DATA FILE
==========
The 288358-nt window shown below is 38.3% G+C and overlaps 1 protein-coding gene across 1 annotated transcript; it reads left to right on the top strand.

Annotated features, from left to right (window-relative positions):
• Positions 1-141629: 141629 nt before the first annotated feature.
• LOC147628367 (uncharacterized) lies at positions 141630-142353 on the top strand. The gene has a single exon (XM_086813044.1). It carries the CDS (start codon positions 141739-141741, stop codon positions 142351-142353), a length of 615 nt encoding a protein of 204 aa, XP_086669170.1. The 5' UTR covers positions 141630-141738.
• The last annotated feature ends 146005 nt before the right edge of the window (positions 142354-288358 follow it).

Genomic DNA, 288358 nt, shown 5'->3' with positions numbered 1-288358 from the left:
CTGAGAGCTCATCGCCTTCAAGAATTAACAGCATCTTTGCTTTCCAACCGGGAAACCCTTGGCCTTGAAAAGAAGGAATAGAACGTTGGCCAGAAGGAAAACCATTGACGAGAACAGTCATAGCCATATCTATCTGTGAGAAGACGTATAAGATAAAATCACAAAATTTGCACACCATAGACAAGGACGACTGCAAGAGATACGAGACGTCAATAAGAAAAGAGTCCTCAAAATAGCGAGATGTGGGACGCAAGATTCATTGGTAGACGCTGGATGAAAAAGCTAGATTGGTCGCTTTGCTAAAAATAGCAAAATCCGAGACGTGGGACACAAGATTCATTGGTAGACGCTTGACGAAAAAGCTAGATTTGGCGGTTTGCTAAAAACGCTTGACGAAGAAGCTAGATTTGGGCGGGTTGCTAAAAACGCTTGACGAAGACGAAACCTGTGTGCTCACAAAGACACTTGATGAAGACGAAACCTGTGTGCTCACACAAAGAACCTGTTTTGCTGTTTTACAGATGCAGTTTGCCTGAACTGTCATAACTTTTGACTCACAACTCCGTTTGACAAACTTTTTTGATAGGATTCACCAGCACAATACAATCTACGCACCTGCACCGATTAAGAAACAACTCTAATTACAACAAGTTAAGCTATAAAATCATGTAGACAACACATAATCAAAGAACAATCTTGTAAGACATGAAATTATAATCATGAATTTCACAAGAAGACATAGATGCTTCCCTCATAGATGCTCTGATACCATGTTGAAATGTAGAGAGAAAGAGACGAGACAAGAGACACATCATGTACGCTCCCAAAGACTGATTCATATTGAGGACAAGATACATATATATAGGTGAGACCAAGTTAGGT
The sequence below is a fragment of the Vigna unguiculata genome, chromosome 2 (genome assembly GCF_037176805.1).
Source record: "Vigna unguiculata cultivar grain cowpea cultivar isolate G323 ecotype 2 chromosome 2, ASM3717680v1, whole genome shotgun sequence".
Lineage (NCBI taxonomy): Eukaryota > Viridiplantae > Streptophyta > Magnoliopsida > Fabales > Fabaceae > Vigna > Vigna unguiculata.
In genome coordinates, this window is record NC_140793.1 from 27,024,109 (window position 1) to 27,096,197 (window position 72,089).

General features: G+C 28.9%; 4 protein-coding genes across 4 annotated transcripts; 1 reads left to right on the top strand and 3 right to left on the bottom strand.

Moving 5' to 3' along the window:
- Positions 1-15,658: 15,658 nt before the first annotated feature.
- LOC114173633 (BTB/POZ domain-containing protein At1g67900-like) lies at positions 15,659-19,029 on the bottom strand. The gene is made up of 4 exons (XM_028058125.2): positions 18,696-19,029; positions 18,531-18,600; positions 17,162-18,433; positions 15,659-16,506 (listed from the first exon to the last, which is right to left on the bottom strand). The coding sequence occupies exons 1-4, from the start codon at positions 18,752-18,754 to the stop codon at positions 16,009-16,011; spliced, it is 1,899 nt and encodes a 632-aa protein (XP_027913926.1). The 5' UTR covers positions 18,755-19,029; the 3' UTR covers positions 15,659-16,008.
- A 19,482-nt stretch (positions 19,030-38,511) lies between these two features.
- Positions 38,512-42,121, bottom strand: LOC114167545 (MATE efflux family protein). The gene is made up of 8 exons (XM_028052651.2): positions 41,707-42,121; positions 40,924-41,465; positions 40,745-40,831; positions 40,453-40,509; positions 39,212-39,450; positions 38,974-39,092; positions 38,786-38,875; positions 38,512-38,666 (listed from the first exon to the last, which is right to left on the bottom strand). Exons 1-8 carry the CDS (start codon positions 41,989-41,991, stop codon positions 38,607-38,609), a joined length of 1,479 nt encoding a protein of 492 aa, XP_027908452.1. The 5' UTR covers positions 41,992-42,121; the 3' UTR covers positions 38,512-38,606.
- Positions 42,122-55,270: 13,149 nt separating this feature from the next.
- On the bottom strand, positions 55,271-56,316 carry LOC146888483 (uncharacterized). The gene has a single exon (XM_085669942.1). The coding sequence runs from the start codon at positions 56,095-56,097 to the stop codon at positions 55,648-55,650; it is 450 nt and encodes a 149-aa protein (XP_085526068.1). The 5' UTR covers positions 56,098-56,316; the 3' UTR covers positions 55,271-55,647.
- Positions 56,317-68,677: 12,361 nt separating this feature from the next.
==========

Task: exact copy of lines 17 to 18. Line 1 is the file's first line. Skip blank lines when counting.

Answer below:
- Positions 38,512-42,121, bottom strand: LOC114167545 (MATE efflux family protein). The gene is made up of 8 exons (XM_028052651.2): positions 41,707-42,121; positions 40,924-41,465; positions 40,745-40,831; positions 40,453-40,509; positions 39,212-39,450; positions 38,974-39,092; positions 38,786-38,875; positions 38,512-38,666 (listed from the first exon to the last, which is right to left on the bottom strand). Exons 1-8 carry the CDS (start codon positions 41,989-41,991, stop codon positions 38,607-38,609), a joined length of 1,479 nt encoding a protein of 492 aa, XP_027908452.1. The 5' UTR covers positions 41,992-42,121; the 3' UTR covers positions 38,512-38,606.
- Positions 42,122-55,270: 13,149 nt separating this feature from the next.